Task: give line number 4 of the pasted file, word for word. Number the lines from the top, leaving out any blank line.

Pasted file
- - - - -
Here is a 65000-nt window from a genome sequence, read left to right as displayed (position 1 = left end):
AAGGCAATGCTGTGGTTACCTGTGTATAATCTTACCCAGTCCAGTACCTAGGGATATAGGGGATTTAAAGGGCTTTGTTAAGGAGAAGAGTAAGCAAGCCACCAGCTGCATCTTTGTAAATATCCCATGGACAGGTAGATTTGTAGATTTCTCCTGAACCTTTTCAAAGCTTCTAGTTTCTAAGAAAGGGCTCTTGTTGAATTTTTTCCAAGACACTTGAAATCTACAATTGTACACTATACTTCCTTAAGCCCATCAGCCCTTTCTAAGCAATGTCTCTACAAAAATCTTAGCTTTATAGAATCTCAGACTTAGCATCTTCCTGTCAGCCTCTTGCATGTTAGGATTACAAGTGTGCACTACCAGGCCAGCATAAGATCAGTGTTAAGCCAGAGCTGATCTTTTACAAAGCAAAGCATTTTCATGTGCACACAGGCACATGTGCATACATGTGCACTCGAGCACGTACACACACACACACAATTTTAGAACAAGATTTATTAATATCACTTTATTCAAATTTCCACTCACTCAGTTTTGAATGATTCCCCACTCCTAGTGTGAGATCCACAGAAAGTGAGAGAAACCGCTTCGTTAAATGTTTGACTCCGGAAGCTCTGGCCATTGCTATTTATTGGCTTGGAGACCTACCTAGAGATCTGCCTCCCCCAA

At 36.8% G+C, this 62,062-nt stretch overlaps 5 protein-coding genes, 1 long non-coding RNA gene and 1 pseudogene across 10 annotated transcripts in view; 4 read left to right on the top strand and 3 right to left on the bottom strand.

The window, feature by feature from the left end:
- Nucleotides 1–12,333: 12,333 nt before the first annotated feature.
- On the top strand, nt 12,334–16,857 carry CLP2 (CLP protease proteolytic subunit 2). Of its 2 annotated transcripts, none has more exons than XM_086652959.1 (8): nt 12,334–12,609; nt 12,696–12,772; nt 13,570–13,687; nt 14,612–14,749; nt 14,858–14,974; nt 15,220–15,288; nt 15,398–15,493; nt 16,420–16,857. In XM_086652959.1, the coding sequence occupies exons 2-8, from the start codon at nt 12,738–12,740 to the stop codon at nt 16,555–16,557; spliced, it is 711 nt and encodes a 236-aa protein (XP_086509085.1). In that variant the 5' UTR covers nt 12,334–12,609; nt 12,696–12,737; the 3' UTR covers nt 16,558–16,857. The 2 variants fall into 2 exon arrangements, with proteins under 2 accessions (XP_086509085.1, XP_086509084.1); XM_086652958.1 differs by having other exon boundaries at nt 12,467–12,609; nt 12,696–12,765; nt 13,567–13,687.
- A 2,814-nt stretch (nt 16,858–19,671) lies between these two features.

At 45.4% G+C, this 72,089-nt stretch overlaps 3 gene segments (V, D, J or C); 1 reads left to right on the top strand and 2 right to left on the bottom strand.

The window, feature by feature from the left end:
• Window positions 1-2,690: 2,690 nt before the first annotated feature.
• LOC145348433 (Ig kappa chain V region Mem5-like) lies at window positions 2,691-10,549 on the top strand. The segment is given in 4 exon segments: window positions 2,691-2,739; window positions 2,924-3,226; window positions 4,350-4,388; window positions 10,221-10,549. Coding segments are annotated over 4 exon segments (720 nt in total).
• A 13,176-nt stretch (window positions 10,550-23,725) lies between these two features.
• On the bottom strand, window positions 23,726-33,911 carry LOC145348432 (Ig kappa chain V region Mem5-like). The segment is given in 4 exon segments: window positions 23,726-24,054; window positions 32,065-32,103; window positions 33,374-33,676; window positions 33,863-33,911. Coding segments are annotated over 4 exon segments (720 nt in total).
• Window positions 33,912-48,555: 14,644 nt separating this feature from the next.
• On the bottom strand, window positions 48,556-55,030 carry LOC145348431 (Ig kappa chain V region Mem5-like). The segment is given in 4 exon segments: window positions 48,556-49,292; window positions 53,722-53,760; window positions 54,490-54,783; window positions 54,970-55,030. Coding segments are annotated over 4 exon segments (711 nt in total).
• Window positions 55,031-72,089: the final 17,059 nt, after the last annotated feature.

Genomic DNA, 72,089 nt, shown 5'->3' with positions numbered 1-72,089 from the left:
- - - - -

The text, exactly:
The window, feature by feature from the left end: